Taking as a starting point the new book To Make Their Own Way in the World: The Enduring Legacy of the Zealy Daguerreotypes, this panel of experts will examine the role and impact of slavery in the North and discuss the influence...

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    2020 Oct 08

    Loeb Lecture: Edgar Pieterse

    12:00pm to 1:30pm

    Location: 

    Harvard Graduate School of Design—Online

    African cities are confronted by large youthful labour markets with limited prospects of formal industrial employment, on the one hand, and rapid physical expansion without the resources to address the massive infrastructural requirements to support people and economies, on the other. These daunting challenges are compounded by the impacts of the climate crisis and other forms of acute environmental risk. This confluence calls for situated innovations to reimagine and redesign investments in sustainable infrastructures that are simultaneously low-carbon, labour-intensive and geared...

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    2020 Oct 03

    Amazing Virtual Archaeology Fair at Harvard

    1:00pm to 3:00pm

    Location: 

    Online—Harvard Museum of the Ancient Near East

    Celebrate the glamour, labor, humor, and discoveries of archaeology at Harvard. Join student archaeologists as they share their experience with an Irish castle, a shaft tomb in western Mexico, monuments on the Giza plateau in Egypt and drones used to study El-Kurru in ancient Nubia, among other locations. Place a friendly wager on an atlatl (spear throwing) demonstration, observe chew marks on bones from the Zooarchaeology Lab and experience a virtual-reality view of the Great Sphinx.

    ...

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    2020 Oct 01

    On Account of Sex (1920)

    4:00pm

    Location: 

    Radcliffe Institute for Advanced Study at Harvard—Online

    The passage of the 19th Amendment in 1920 did not "give" women the vote. Rather, it established a negative: that the right to vote could not be abridged on account of sex alone. This session brings together diverse participants who will each illuminate one facet of women’s political history at this key transitional moment. Together, participants will emphasize the radical achievement of the amendment, exploring the full implications of what it meant to remove sex as a barrier to voting, which resulted in the largest-ever one-time expansion of the electorate and mobilized a...

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    2020 Sep 22

    50th Anniversary of Urban Design Lecture: Alex Krieger, “The American City Prior and (Possibly) Following the Pandemic”

    7:30pm to 9:00pm

    Location:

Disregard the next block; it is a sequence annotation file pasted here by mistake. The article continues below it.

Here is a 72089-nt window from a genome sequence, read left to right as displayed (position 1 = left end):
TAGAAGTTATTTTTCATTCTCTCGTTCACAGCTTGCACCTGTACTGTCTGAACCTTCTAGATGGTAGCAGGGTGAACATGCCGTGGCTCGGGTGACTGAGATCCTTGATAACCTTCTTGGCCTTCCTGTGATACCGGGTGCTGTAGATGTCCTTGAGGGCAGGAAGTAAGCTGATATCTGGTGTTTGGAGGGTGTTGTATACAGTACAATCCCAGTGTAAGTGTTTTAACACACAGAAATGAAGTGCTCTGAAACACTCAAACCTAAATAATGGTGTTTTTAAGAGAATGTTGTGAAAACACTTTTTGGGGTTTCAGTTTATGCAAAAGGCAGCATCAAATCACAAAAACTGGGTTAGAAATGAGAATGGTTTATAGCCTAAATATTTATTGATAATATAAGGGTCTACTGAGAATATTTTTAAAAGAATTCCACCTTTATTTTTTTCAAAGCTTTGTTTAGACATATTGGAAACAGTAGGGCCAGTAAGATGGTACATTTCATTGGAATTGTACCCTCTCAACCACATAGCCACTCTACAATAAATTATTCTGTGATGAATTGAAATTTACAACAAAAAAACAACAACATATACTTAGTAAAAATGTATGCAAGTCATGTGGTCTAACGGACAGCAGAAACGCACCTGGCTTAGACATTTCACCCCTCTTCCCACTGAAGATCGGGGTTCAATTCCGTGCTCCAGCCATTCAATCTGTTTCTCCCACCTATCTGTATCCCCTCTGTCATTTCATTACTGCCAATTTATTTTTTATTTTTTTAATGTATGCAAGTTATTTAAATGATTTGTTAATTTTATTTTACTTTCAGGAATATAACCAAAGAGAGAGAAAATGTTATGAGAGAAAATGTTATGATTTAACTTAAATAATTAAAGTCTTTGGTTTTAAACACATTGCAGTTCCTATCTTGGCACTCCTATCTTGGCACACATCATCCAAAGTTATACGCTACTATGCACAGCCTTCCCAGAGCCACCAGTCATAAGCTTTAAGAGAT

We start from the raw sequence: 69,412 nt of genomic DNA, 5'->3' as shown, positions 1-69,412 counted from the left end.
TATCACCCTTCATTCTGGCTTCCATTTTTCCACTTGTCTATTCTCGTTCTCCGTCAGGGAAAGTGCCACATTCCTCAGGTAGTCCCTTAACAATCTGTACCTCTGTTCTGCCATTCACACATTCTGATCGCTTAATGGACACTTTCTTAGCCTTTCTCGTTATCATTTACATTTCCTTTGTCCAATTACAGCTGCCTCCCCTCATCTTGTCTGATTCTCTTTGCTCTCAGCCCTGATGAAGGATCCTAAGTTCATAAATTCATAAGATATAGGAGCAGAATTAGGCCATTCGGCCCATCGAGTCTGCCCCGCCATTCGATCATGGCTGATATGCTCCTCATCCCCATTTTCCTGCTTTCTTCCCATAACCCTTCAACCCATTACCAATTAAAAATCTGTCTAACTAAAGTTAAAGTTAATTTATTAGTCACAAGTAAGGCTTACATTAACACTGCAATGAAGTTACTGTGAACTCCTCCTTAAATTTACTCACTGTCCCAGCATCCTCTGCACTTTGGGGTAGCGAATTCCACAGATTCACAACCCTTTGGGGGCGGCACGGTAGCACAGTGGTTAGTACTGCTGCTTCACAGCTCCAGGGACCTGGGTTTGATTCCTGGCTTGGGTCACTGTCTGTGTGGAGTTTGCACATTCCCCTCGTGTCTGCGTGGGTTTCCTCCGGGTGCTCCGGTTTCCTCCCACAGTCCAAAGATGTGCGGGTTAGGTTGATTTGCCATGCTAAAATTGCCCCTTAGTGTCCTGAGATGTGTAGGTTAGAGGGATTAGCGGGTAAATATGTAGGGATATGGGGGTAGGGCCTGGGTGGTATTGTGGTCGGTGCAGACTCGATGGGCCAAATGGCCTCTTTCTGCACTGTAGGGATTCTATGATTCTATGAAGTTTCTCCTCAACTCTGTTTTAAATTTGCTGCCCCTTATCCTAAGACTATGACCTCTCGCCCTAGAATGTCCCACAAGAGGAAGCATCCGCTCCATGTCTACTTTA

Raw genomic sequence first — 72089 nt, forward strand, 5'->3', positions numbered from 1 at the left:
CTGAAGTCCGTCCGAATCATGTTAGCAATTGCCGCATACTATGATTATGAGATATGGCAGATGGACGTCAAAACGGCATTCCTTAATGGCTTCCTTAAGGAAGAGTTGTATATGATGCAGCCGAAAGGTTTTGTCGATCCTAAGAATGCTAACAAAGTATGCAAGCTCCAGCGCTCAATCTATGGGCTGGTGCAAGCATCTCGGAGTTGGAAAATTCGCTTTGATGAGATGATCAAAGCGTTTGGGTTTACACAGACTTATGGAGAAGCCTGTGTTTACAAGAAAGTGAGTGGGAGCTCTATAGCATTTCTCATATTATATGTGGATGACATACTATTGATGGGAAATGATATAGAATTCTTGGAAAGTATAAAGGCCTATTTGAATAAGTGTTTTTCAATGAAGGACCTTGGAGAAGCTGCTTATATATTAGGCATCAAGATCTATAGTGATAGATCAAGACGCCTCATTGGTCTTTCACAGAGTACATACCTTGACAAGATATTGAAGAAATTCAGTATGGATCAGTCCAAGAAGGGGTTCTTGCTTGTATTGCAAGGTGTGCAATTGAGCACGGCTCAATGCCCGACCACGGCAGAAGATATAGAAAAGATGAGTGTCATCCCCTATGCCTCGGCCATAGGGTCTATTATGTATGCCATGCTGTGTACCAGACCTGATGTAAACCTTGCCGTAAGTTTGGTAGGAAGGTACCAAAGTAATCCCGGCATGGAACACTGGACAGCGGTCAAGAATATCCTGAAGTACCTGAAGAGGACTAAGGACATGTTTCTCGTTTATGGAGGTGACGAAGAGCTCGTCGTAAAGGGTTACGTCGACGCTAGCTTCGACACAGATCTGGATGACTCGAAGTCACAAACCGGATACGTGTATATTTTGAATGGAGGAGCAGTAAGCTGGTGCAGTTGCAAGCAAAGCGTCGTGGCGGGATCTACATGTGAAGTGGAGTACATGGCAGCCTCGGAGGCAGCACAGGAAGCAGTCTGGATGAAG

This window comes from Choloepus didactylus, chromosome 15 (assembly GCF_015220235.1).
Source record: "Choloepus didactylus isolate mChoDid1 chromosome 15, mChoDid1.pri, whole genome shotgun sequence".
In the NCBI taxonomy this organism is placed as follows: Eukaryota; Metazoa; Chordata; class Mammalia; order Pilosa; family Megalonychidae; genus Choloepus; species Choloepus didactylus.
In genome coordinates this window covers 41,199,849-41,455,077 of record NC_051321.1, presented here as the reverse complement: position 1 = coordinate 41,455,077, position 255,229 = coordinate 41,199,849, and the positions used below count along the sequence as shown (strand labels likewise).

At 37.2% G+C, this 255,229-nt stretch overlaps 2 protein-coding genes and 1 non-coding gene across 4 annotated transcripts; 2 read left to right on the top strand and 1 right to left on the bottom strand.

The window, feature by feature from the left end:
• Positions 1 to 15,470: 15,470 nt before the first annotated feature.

Online Event, Graduate School of Design

     

    American instincts oscillate between the allure of the city and that of life free of city stress; between the temptations of the metropolis, and bucolic retreat from those very centers of civic life. Such oscillation, occurring across American history, have on the one hand enabled the building of Manhattan, the ‘Capital of Capitalism’ (and culture, too) and the invention of the ‘garden suburb’ where family grace was to dwell, prior to metastasizing into sprawl.

    ...

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    2020 Sep 17

    Observatory Night: What Stars Are Made Of

    7:00pm

    Location: 

    Center for Astrophysics | Harvard & Smithsonian—Online

    Join the Center for Astrophysics | Harvard & Smithsonian for a virtual Public Observatory Night with guest lecturer Donavan Moore, author of "What Stars Are Made Of: The Life of Cecilia Payne-Gaposchkin."

    It was not easy being a woman of ambition in early twentieth-century England, much less one who wished to be a scientist. Cecilia Payne-Gaposchkin overcame prodigious obstacles to become a woman of many firsts: the first to receive a PhD in astronomy from Radcliffe College, the first promoted to full professor at Harvard, the first to head a department there. And, in what...

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    2020 Feb 27

    Film Screening: Dovlatov

    7:00pm to 9:00pm

    Location: 

    CGIS South Building, Room S010 (Tsai Auditorium), 1730 Cambridge St., Cambridge

    Dovlatov follows a few days in the life of famed Soviet writer, Sergei Dovlatov, on the eve of his friend's, future Nobel laureate Joseph Brodsky, emigration in 1971. Sergei is determined to stay and lead a normal life with his wife Elena and daughter Katya, however, his manuscripts are regularly rejected by the official media as his point of view is deemed undesirable.

    Dovlatov premiered at the 2018 Berlin International Film Festival, where it was awarded a Silver Bear for Outstanding Artistic Contribution for costume and production design. Directed by...

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    2020 Feb 27

    The New Geopolitical Order

    4:15pm

    Location: